A third, useful approach to identifying emerging skills needs is to ask experts for their assessment of what tasks, currently performed by humans, can or could be performed by digital technologies within a short time horizon. A widely cited study by Frey and Osborne (2013), which estimates that 47% of US employment is at a high risk of automation over the next several decades, is based on this approach. In 2016, the OECD asked a group of 11 computer scientists to review the test questions in PIAAC and to identify the questions that could be answered by machines today. Overall, the experts’ assessment suggests that the level of computer performance in three skill areas – literacy, numeracy and problem solving – is comparable to that of many workers. Only 13% of the workforce in OECD countries uses the three PIAAC skills on a daily basis and demonstrates a proficiency clearly exceeding the capabilities that computers are capable of reproducing (Elliot, 2017a). Based on a review of computer science research literature, Elliot (2017b) argues that IT capabilities could provide the reasoning, vision and movement skills required in most current jobs. Only in the area of language skills, does the analysis suggest that a substantial number of current jobs have skill requirements that clearly outstrip the IT capabilities demonstrated in the research literature. For this approach to become useful for skills development policies, expert and science-based assessment should be carried out systematically, considering more specific tasks and occupations, and across different countries. This is clearly one avenue where official statistics should consider greater investment.

Finally, online job vacancies have major potential as a source of information on the characteristics of job offers, job seekers and the duration of job postings. They are able to track labour market movements in real time, providing high-frequency data. Furthermore, they permit analysis of shifts in job profiles based on a large range of job requirements on skills, education and experience. Nevertheless, online job vacancies also have some shortcomings, including restricted coverage, biased samples and low international comparability, which future developments in data collection and treatment may be able to overcome.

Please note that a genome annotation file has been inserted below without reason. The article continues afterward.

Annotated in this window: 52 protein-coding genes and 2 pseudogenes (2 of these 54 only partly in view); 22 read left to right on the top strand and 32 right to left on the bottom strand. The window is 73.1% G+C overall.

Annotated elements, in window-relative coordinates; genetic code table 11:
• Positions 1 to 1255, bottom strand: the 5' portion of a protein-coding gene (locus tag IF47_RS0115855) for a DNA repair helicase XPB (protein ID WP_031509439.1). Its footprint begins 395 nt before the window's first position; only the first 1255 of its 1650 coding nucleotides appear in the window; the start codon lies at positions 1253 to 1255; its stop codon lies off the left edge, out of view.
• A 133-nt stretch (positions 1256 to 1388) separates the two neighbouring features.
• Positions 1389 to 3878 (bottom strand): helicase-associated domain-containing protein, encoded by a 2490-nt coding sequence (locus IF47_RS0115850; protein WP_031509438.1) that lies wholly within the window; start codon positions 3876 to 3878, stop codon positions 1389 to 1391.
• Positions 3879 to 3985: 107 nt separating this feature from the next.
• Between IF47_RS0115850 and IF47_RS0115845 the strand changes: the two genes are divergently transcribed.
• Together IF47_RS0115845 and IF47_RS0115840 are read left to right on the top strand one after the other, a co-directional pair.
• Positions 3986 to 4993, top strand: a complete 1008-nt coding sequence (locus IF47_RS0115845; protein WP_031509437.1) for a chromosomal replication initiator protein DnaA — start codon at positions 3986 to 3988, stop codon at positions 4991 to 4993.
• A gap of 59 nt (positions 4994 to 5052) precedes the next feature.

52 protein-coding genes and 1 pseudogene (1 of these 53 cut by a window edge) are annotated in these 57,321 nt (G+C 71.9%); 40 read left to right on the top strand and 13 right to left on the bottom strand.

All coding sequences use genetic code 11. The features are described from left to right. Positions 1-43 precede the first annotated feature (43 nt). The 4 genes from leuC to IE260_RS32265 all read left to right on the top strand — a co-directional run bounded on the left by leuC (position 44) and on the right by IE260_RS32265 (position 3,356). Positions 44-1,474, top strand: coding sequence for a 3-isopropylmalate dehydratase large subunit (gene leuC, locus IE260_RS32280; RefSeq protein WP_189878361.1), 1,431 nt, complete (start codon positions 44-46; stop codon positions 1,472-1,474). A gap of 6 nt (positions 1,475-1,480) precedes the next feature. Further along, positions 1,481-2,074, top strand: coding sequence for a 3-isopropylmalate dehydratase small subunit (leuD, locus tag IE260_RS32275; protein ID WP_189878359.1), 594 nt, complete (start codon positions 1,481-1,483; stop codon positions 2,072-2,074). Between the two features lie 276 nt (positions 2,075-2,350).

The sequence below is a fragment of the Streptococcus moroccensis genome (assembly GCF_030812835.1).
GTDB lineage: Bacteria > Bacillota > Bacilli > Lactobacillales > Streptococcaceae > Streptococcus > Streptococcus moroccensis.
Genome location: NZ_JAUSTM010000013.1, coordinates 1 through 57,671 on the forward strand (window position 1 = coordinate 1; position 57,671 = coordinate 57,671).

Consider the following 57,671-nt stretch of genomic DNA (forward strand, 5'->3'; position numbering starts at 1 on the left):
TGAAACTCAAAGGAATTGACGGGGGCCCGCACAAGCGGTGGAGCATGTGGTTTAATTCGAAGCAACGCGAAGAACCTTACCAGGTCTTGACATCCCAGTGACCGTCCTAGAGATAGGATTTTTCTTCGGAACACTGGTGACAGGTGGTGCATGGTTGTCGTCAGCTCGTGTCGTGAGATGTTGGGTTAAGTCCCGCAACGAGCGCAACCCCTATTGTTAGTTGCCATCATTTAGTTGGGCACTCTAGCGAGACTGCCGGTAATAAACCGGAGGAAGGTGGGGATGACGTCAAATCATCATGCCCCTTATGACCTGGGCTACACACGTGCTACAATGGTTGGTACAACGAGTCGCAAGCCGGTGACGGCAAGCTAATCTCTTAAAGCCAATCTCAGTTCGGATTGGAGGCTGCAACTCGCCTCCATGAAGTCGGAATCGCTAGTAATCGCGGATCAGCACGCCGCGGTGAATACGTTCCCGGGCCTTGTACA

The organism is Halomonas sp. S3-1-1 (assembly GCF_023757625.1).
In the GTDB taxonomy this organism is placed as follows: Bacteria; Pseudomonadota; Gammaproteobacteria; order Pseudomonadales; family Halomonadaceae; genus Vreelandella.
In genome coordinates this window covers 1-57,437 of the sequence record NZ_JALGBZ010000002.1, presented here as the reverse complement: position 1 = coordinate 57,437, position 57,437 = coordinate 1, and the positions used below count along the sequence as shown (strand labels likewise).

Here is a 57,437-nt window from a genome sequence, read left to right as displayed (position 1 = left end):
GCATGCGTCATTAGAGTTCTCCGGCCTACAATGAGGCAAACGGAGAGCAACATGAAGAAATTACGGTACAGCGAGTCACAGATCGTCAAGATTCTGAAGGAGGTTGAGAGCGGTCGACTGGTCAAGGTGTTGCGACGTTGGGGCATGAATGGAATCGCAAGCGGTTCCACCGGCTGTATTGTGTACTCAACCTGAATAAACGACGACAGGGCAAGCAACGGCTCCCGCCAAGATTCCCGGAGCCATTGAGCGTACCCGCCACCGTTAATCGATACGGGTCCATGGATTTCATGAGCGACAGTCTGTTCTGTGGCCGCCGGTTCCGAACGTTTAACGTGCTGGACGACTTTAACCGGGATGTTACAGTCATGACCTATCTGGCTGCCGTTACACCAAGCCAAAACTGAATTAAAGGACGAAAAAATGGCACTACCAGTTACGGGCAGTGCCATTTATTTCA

References

Autor, D.H. (2015), “Why are there still so many jobs? The history and future of workplace automation, Journal of Economic Perspectives, Vol. 29/3, pp. 3-30, http://dx.doi.org/10.1257/jep.29.3.3.

Elliott, S. (2017a), Computers and the Future of Skill Demand, Educational Research and Innovation, OECD Publishing, Paris, https://doi.org/10.1787/9789264284395-en.

Elliott, S. (2017b), “Projecting the impact of information technology on work and skills in the 2030s”, in J. Buchanan et al. (eds.), The Oxford Handbook of Skills and Training, Oxford University Press, Oxford, http://dx.doi.org/10.1093/oxfordhb/9780199655366.001.0001.

Frey, C.B. and M.A. Osborne (2013), The Future of Employment: How Susceptible are Jobs to Computerization?, Oxford Martin School, Oxford.

Nedelkoska, L. and G. Quintini (2018), “Automation, skills use and training”, OECD Social, Employment and Migration Working Papers, No. 202, OECD Publishing, Paris, https://doi.org/10.1787/2e2f4eea-en.

OECD (forthcoming), “Determinants and impact of automation: An analysis of robots’ adoption in OECD countries”, OECD Digital Economy Papers, OECD Publishing, Paris.

OECD (2016a), “New forms of work in the digital economy”, OECD Digital Economy Papers, No. 260, OECD Publishing, Paris, http://dx.doi.org/10.1787/5jlwnklt820x-en.

OECD (2016b), “New skills for the digital economy”, OECD Digital Economy Papers, No. 258, OECD Publishing, Paris, http://dx.doi.org/10.1787/5jlwnkm2fc9x-en.

Spiezia, V. (2018), “Getting skills right: Measuring the demand for skills in the digital economy” in Eurostat (ed.), Power from Statistics: Data, Information and KnowledgeOutlook Report 2018, European Commission, Brussels, http://dx.doi.org/10.2785/721672.